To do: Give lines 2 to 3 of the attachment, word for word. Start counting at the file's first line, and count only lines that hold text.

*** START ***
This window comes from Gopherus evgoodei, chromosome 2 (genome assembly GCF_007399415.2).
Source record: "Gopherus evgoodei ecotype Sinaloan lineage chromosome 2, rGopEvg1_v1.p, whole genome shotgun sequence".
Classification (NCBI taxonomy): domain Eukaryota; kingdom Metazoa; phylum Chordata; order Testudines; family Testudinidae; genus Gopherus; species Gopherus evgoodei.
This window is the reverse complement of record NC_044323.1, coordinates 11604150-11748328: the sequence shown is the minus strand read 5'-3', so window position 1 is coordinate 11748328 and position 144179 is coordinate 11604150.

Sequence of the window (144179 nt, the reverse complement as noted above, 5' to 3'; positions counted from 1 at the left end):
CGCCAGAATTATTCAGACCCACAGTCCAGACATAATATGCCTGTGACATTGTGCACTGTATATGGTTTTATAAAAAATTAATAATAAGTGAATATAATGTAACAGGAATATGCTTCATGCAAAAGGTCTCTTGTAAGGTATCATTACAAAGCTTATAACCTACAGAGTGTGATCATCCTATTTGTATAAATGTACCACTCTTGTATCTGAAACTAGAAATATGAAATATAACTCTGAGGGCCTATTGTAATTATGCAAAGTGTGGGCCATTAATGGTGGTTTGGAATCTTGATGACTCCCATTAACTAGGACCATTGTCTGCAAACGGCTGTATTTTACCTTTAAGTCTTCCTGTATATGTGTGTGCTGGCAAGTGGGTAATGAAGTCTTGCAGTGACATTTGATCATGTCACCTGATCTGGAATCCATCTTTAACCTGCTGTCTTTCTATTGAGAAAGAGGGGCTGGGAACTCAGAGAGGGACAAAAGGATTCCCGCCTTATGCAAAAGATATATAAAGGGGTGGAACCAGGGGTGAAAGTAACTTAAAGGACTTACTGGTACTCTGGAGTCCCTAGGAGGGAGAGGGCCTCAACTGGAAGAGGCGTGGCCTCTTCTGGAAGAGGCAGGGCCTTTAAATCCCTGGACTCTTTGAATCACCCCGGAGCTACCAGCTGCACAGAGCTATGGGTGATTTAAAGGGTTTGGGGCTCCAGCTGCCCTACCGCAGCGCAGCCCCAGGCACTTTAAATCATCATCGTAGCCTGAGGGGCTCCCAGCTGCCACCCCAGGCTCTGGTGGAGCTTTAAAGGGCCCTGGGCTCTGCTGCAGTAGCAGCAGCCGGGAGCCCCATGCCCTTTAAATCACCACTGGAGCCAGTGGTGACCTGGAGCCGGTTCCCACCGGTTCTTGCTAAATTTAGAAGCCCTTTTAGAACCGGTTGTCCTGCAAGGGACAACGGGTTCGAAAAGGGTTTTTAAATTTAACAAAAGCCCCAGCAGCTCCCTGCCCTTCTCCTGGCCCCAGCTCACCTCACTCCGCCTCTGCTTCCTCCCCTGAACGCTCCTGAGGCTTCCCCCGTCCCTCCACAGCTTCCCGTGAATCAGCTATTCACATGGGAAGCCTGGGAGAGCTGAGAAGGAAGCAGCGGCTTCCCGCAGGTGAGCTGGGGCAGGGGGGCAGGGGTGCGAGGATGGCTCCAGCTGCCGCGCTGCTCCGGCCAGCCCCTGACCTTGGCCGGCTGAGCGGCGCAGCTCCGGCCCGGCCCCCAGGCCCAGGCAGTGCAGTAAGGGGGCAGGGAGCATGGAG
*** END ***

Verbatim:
Source record: "Gopherus evgoodei ecotype Sinaloan lineage chromosome 2, rGopEvg1_v1.p, whole genome shotgun sequence".
Classification (NCBI taxonomy): domain Eukaryota; kingdom Metazoa; phylum Chordata; order Testudines; family Testudinidae; genus Gopherus; species Gopherus evgoodei.